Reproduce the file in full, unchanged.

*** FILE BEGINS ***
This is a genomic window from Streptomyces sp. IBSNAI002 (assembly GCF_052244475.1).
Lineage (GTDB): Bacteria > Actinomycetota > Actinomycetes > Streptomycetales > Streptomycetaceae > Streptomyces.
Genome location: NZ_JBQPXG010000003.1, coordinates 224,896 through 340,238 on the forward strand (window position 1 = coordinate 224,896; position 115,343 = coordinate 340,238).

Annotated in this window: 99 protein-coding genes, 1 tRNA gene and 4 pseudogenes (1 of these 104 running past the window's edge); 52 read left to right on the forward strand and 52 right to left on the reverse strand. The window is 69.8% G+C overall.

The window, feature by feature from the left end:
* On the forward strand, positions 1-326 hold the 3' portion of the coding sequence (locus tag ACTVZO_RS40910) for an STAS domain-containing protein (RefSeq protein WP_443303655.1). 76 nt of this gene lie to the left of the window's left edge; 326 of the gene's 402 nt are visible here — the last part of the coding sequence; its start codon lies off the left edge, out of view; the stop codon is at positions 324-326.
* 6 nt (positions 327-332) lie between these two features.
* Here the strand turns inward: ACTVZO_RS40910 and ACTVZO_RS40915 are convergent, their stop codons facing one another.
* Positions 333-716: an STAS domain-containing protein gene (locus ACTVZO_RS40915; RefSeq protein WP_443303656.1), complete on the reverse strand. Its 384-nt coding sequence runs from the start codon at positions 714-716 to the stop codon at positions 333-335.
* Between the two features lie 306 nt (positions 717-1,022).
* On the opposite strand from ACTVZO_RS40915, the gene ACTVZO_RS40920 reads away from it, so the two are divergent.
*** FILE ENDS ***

This is a genomic window from Streptomyces sp. IBSNAI002 (assembly GCF_052244475.1).
Lineage (GTDB): Bacteria > Actinomycetota > Actinomycetes > Streptomycetales > Streptomycetaceae > Streptomyces.
Genome location: NZ_JBQPXG010000003.1, coordinates 224,896 through 340,238 on the forward strand (window position 1 = coordinate 224,896; position 115,343 = coordinate 340,238).

Annotated in this window: 99 protein-coding genes, 1 tRNA gene and 4 pseudogenes (1 of these 104 running past the window's edge); 52 read left to right on the forward strand and 52 right to left on the reverse strand. The window is 69.8% G+C overall.

The window, feature by feature from the left end:
* On the forward strand, positions 1-326 hold the 3' portion of the coding sequence (locus tag ACTVZO_RS40910) for an STAS domain-containing protein (RefSeq protein WP_443303655.1). 76 nt of this gene lie to the left of the window's left edge; 326 of the gene's 402 nt are visible here — the last part of the coding sequence; its start codon lies off the left edge, out of view; the stop codon is at positions 324-326.
* 6 nt (positions 327-332) lie between these two features.
* Here the strand turns inward: ACTVZO_RS40910 and ACTVZO_RS40915 are convergent, their stop codons facing one another.
* Positions 333-716: an STAS domain-containing protein gene (locus ACTVZO_RS40915; RefSeq protein WP_443303656.1), complete on the reverse strand. Its 384-nt coding sequence runs from the start codon at positions 714-716 to the stop codon at positions 333-335.
* Between the two features lie 306 nt (positions 717-1,022).
* On the opposite strand from ACTVZO_RS40915, the gene ACTVZO_RS40920 reads away from it, so the two are divergent.